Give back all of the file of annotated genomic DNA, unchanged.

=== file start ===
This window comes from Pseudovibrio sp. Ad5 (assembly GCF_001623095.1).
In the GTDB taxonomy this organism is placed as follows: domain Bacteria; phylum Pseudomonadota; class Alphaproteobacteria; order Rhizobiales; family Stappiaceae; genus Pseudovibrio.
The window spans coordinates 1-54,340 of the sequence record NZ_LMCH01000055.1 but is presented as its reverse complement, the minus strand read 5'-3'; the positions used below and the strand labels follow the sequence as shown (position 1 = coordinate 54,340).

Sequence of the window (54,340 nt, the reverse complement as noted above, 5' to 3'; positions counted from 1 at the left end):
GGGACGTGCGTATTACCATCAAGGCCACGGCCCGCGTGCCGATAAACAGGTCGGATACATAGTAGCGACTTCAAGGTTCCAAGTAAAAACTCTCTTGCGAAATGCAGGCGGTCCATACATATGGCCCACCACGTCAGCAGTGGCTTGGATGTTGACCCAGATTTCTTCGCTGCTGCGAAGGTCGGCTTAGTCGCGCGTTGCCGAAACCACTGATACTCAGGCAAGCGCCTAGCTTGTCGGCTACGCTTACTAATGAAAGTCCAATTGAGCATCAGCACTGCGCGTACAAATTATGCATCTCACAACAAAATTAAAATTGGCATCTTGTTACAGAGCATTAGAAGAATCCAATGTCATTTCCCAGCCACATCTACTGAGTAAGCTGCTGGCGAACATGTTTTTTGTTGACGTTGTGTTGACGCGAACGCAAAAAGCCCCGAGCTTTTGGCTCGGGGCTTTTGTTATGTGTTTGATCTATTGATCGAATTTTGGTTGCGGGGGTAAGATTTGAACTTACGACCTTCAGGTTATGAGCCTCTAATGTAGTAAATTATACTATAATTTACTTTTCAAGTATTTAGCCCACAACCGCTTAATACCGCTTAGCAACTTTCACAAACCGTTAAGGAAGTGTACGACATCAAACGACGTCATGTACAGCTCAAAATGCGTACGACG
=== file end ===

This window comes from Pseudovibrio sp. Ad5 (assembly GCF_001623095.1).
In the GTDB taxonomy this organism is placed as follows: domain Bacteria; phylum Pseudomonadota; class Alphaproteobacteria; order Rhizobiales; family Stappiaceae; genus Pseudovibrio.
The window spans coordinates 1-54,340 of the sequence record NZ_LMCH01000055.1 but is presented as its reverse complement, the minus strand read 5'-3'; the positions used below and the strand labels follow the sequence as shown (position 1 = coordinate 54,340).

Sequence of the window (54,340 nt, the reverse complement as noted above, 5' to 3'; positions counted from 1 at the left end):
GGGACGTGCGTATTACCATCAAGGCCACGGCCCGCGTGCCGATAAACAGGTCGGATACATAGTAGCGACTTCAAGGTTCCAAGTAAAAACTCTCTTGCGAAATGCAGGCGGTCCATACATATGGCCCACCACGTCAGCAGTGGCTTGGATGTTGACCCAGATTTCTTCGCTGCTGCGAAGGTCGGCTTAGTCGCGCGTTGCCGAAACCACTGATACTCAGGCAAGCGCCTAGCTTGTCGGCTACGCTTACTAATGAAAGTCCAATTGAGCATCAGCACTGCGCGTACAAATTATGCATCTCACAACAAAATTAAAATTGGCATCTTGTTACAGAGCATTAGAAGAATCCAATGTCATTTCCCAGCCACATCTACTGAGTAAGCTGCTGGCGAACATGTTTTTTGTTGACGTTGTGTTGACGCGAACGCAAAAAGCCCCGAGCTTTTGGCTCGGGGCTTTTGTTATGTGTTTGATCTATTGATCGAATTTTGGTTGCGGGGGTAAGATTTGAACTTACGACCTTCAGGTTATGAGCCTCTAATGTAGTAAATTATACTATAATTTACTTTTCAAGTATTTAGCCCACAACCGCTTAATACCGCTTAGCAACTTTCACAAACCGTTAAGGAAGTGTACGACATCAAACGACGTCATGTACAGCTCAAAATGCGTACGACG